Love and millets in Japan

One couple kept millet production alive; now the FAO GIAHS programme is hoping to spread it further.

The Steep Slope Agriculture System in Nishi-Awa, Japan was designated a Globally Important Agricultural Heritage System (GIAHS) by the Food and Agriculture Organization of the United Nations (FAO) in 2018. These remarkable agricultural fields host indigenous crops, like finger millets, important for healthy diets and biodiversity. ©Tokushima-Mt. Tsurugi GIAHS Promotion Association


In the mountainous Tokushima region of Japan, farmers have grown local varieties of millet, vegetables and other crops for more than 400 years. But in recent times, the cultivation of millets, a highly nutritious crop, almost died out. Only the love of a farmer in Nishi-Awa helped saved a local variety of finger millet from vanishing completely.

In post-war Japan increasing prosperity brought a marked preference for rice, while millet became a symbol of poverty. Consequently, people gradually stopped cropping millets. One local farmer remarked, “When I ate finger millet in primary school, I felt some shame because it meant a lack of rice.”

Nonetheless, in 2018, when the Nishi-Awa Steep Slope Land Agriculture System became recognized as a Globally Important Agricultural Heritage System (GIAHS) by the Food and Agriculture Organization of the United Nations (FAO), people quickly realized that local varieties of millet were an important genetic and cultural resource and that they are a type of crop that is highly adaptable to climate change.

The Nishi-Awa site is remarkable because, on extremely steep slopes (up to 40 degrees) normally deemed unsuitable for agriculture, farmers derived an innovative way of cultivating indigenous varieties of crops including, buckwheat, tubers and different types of millets, without converting the land into terraced fields. Instead, grasslands are established around the sloping fields mainly for the purpose of providing kaya, a type of grass to lay over the soil or to use as mulch and prevent soil erosion.

Growing millets and other indigenous crops on these steep slopes is no small feat. However, farmers designed a unique method for using grass to stop soil erosion. ©Tokushima-Mt. Tsurugi GIAHS Promotion Association

After millets got more attention thanks to the Nishi Awa site, the Iya Millet Production Association was organized to promote local varieties of this important crop. However, by 2018, it was difficult to find millet farmers in the area.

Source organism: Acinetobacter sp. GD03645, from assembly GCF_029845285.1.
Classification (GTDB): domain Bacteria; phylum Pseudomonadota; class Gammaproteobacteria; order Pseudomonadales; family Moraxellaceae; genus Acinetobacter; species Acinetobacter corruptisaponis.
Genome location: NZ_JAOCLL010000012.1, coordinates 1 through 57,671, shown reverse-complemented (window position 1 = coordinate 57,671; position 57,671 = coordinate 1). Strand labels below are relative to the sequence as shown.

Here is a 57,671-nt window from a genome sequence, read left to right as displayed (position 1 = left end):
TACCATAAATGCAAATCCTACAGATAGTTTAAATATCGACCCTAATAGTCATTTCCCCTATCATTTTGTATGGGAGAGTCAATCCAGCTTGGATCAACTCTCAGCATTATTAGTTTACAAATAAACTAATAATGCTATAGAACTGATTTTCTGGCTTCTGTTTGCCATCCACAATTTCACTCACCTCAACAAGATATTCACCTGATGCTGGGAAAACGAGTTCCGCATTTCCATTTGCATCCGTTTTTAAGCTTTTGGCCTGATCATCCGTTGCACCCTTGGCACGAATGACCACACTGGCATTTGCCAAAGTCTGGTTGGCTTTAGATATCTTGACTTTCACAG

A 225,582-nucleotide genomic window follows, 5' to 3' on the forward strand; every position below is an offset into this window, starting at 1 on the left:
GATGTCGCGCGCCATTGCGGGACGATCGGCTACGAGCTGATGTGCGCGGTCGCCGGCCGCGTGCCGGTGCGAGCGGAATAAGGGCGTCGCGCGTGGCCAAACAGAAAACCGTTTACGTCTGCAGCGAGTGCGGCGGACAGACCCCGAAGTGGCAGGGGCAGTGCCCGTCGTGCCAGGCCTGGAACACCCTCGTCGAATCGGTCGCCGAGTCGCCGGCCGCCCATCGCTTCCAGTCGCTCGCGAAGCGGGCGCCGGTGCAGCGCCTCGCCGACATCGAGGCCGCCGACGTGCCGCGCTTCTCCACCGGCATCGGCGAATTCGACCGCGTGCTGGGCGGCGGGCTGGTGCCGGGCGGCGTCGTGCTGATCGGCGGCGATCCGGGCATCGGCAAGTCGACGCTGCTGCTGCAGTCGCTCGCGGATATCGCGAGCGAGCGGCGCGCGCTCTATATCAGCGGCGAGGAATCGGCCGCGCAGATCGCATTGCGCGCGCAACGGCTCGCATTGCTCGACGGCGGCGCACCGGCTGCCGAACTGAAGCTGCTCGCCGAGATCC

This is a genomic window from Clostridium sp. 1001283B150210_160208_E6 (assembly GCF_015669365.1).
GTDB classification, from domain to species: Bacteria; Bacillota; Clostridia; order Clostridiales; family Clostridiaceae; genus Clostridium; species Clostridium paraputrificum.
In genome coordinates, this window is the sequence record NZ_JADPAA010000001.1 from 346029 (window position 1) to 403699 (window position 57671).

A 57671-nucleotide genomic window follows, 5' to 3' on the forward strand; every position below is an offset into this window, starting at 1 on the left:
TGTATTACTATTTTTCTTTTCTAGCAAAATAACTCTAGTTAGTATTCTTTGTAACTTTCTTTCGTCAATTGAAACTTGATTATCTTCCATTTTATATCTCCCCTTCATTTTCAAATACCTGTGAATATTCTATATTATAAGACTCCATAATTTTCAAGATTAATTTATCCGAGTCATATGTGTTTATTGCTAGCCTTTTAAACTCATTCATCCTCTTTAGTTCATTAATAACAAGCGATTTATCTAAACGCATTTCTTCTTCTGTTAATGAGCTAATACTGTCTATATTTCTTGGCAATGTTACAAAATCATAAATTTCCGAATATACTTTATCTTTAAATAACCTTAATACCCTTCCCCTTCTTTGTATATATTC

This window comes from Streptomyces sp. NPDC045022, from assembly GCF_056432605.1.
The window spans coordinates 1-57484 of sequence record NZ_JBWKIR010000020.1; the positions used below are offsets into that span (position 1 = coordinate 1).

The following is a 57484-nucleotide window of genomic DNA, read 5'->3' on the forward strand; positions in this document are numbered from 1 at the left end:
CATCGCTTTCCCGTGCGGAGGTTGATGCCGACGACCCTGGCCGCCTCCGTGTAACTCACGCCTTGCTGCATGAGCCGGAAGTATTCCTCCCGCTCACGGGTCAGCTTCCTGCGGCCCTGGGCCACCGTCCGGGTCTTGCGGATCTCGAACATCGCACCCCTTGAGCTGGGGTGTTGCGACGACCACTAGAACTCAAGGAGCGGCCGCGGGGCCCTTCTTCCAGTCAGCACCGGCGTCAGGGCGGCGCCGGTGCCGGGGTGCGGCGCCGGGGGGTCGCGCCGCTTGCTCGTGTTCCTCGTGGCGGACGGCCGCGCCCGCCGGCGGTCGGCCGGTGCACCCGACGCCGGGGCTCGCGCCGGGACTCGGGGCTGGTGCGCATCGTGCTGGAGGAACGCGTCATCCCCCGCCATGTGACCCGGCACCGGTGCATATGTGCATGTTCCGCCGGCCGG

This was particularly unfortunate because crops like millet cannot reproduce without human intervention. Seeds of local varieties of finger millet, Japanese millet, foxtail millet, common millet and sorghum cannot be stored more than four years without a substantial decrease in the germination rate. In other words, to stay alive, the local millet varieties needed to be cropped continuously, generation by generation.

Only one elderly couple in the Higashi-iya village was still cropping the local variety of finger millet for their own consumption. The wife adored the nostalgic taste of the finger millet, and her husband continued to grow it out of his love for her. However, by 2018, even this elderly couple found that single-handedly cultivating this millet crop had become challenging.

The Iya Millet Production Association thus inherited the couple’s finger millet seeds and is now continuously cropping this variety at the Nishi Awa site. The Association is also currently working with cultural anthropologists at Tokushima University to develop new millet commodities such as biscuits, pancakes and sweets.

By 2018, only one elderly couple was still cropping the local variety of finger millet. The Iya Millet Production Association inherited the couple’s seeds and is now continuously cropping this variety at the Nishi Awa site. ©Tokushima-Mt. Tsurugi GIAHS Promotion Association

In 2021, Slow Food International registered six varieties of Iya millet as part of their Ark of Taste initiative to support their preservation. Though millet is still not a staple food in Japan today, people appreciate them for their flavour, health benefits and local origin. Rediscovering abandoned millet varieties is becoming a new source of income for local people.

The United Nations officially designated 2023 as the International Year of Millets to raise awareness of their nutritional and health benefits and their suitability for cultivation under adverse and changing climatic conditions. The hope is that more and more farmers and consumers will uncover the unique taste and exceptional traits of this underestimated crop.

As finger millet spreads back to the fields of Japan, it is because of a love story that this important crop endured and is alive again in the region.

Each year, FAO designates new GIAHS that demonstrate remarkable agrobiodiversity, traditional knowledge and invaluable cultures. These stunning landscapes are sustainably managed by farmers, herders, fisherfolk and forest people in ways that contribute to their livelihoods and food security. The newest sites and full list of GIAHS are available here.

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